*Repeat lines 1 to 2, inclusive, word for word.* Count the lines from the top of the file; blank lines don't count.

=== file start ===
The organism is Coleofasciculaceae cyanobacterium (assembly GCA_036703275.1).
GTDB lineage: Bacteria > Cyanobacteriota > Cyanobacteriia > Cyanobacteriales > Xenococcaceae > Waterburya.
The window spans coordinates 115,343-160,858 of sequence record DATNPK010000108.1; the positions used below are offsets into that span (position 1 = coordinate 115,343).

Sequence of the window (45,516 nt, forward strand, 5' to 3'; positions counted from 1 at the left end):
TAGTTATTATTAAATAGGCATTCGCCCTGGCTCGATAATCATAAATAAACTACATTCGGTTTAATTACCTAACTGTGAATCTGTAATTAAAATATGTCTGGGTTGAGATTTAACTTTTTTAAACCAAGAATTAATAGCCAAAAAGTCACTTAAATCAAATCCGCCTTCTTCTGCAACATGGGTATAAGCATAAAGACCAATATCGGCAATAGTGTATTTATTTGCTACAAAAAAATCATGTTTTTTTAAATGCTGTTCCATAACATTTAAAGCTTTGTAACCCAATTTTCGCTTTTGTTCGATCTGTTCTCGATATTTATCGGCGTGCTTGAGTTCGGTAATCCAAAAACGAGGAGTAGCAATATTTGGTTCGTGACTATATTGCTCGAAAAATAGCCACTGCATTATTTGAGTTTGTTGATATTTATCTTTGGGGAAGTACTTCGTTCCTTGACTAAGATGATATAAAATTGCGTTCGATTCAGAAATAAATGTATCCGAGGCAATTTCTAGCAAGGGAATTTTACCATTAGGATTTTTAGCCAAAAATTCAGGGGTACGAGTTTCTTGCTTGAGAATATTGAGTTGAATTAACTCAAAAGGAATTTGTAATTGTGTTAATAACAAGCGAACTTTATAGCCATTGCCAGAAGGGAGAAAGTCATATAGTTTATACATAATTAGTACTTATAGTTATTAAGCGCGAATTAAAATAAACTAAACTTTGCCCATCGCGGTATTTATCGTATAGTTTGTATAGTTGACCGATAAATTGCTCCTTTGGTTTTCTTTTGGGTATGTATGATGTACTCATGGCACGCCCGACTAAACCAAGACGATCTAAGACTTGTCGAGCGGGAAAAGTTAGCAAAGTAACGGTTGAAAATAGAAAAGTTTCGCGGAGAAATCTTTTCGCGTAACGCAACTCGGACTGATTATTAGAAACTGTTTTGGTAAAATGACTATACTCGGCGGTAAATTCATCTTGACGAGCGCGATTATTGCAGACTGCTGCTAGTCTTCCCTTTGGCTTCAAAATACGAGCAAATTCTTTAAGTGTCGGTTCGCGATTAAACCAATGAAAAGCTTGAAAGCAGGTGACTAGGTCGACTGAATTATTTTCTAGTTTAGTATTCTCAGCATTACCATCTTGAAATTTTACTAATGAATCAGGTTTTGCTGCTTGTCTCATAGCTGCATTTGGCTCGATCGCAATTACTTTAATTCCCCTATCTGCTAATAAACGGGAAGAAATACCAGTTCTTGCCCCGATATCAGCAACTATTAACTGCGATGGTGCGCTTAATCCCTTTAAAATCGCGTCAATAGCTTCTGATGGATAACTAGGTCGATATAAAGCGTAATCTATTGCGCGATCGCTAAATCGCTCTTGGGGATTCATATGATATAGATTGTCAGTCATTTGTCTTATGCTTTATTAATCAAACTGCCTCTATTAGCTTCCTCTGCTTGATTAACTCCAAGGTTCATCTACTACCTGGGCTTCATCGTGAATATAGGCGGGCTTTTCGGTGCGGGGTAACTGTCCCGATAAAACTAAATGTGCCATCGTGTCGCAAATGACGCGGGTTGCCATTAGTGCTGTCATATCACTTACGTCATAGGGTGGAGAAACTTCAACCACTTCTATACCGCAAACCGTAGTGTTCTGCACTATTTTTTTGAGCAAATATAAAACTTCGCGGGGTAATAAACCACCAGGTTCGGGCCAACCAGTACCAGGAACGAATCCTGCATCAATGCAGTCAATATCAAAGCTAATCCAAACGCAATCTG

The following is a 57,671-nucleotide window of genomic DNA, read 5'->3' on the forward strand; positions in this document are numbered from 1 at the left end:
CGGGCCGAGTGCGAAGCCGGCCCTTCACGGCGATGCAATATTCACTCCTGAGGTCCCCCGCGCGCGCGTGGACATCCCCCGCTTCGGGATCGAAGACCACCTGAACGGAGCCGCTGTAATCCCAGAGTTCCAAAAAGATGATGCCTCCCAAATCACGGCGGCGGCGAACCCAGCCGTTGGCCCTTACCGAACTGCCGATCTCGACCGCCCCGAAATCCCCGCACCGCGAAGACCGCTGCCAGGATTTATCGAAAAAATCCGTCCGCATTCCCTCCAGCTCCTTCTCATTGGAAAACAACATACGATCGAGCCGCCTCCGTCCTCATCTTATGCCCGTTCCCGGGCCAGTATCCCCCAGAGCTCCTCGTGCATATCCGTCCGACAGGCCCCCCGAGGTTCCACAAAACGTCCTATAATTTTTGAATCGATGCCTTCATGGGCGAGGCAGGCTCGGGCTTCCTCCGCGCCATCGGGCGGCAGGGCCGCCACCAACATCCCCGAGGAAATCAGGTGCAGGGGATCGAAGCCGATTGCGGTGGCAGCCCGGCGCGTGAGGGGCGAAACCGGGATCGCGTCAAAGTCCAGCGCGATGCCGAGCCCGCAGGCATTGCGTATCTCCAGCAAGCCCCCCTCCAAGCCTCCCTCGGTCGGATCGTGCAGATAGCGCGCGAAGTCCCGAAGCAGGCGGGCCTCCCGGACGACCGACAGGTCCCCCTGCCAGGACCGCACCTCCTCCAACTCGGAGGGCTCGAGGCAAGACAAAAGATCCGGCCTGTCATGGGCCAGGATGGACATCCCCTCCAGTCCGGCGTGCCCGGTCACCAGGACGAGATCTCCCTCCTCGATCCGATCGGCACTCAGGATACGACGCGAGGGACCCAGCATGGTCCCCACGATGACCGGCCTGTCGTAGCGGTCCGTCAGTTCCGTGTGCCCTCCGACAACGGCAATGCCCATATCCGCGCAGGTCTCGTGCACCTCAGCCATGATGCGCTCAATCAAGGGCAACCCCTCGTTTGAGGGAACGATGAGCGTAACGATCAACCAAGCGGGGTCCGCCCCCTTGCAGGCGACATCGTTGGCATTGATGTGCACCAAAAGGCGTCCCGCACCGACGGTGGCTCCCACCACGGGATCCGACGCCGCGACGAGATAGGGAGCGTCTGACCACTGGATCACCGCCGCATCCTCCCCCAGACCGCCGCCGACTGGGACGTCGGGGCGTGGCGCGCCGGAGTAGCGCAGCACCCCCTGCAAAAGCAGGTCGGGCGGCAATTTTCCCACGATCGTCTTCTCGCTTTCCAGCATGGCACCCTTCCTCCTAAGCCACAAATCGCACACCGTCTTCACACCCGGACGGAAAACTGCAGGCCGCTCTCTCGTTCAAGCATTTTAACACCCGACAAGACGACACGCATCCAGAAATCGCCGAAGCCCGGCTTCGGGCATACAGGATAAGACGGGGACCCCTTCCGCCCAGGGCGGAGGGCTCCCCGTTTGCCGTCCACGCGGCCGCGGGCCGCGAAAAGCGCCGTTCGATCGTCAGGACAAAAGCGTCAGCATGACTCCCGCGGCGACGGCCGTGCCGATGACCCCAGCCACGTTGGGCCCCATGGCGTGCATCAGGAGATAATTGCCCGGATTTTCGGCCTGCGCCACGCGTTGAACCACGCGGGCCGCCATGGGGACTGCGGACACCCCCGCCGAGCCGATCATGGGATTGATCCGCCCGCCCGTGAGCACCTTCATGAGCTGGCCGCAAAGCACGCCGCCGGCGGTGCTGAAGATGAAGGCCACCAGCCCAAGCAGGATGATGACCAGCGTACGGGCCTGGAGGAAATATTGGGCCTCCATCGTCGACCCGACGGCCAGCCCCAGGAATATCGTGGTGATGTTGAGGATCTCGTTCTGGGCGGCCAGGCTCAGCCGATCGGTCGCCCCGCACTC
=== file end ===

The organism is Coleofasciculaceae cyanobacterium (assembly GCA_036703275.1).
GTDB lineage: Bacteria > Cyanobacteriota > Cyanobacteriia > Cyanobacteriales > Xenococcaceae > Waterburya.